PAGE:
Hi Rich - thanks for nagging me on this, missed yesterday's notification.

In .ml-anomalies-*, when I filter down for result_type: "record" and job_id: "sonicwall-anomalies-by-host-and-severity, I see numbers that match with the bottom of the Anomaly Explorer page:

Any tips or documentation to help me to understand, in practical terms, the difference between the "record" score and the "bucket" score? I thought all of the anomaly detection is comparing the count in each bucket, so I'm not sure what the "record" score is supposed to be telling me?

I found this article, but I'm still a bit confused on what constitutes an anomaly on an individual records when the machine learning job is being trained to look for an unusual rate of entries.


The results API docs detail what's contained in the different results types, but the blog you mentioned is also a good source. I have written a full reference book on Elastic ML, so if that's interesting you can look into that as well.

To understand the difference between bucket-level anomalies and record-level anomalies, you need to consider the case that for some ML jobs, there are possibly many entities being modeled (if the job is split) and technically there can be multiple "detectors" configured per job. Therefore, any one instance of an anomaly - for either a particular detector and/or a particular entity would result in a results record. The bucket level score is the aggregation of all anomalies in that bucket. There would be a difference, for example, if 1 out of 100 hosts were unusual in the last bucket versus 99 out of 100 hosts. The latter would obviously command a higher bucket score.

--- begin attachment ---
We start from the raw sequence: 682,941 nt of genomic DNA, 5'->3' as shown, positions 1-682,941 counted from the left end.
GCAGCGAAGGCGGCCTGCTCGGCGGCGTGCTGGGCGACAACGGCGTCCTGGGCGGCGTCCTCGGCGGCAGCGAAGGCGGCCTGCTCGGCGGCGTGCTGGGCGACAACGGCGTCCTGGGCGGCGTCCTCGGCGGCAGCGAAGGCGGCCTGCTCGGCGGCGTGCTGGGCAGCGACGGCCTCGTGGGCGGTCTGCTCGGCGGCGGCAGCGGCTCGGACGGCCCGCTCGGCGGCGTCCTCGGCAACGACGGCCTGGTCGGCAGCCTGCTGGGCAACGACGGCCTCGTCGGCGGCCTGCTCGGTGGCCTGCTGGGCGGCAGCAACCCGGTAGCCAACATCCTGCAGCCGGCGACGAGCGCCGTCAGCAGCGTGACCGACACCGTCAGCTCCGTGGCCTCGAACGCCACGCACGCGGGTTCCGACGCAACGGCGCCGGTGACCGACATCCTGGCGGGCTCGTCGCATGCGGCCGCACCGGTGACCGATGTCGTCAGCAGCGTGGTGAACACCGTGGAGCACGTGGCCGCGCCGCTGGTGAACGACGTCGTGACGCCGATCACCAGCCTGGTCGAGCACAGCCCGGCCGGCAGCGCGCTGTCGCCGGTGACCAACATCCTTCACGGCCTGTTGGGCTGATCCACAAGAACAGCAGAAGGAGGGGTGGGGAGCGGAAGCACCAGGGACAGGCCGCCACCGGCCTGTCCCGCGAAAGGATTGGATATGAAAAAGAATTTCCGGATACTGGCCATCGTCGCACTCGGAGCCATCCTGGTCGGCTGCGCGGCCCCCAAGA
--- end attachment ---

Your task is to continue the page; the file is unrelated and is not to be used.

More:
Hope that helps

Hi Rich - it helps conceptually, but I'm still struggling a bit with how to use this in practice.

This specific machine learning job is simply looking for an anomalous count of firewall logs, with a partition of "host.keyword" (which is the IP address of the sending firewall). Our goal is to get an alert when any individual host sends either an unusually high or unusually low number of records in any given hour, as compared to other hours. The bucket_span is set to 60 minutes.

Given that goal, should we be paying attention to the record-level anomalies or the bucket-level anomalies? And also, in this use case, what would make an individual record anomalous, since each record is simply a firewall log entry?


Hey Josh,

When you have a job with splits (like you do, splitting on host.keyword) AND your goal is to get an alert when any individual host is unusual, then yes - you should be working with result_type:record entries in the results index. What this means, of course, is that if there is a widespread problem affecting many (let's say 100) hosts within the same bucket span, then you will get 100 anomaly records, one for each host. Conversely, if you were only querying at the bucket level, you would only get 1 result doc per bucket_span and you might not know which host(s) were unusual in that bucket, unless they were prominent influencers.

To see an example of how a record watch looks, see here:

In this watch, the results index is queried for any occurrence of any entity (in my case, this was a job split on an airline code) with a minimum record_score of 90. (Also note that this watch isn't built for real-time, as it searches over a multi-year history of results).

One small detail that this example watch omits. Since the default size of a query in elasticsearch returns 10 hits - if you expect more than 10 results, you should add a size parameter to the query. For example:

    "input": {
      "search": {
        "request": {
          "indices": [
          "body": {
            "size" : 1000,
            "query": {
              "bool": {
                "filter": [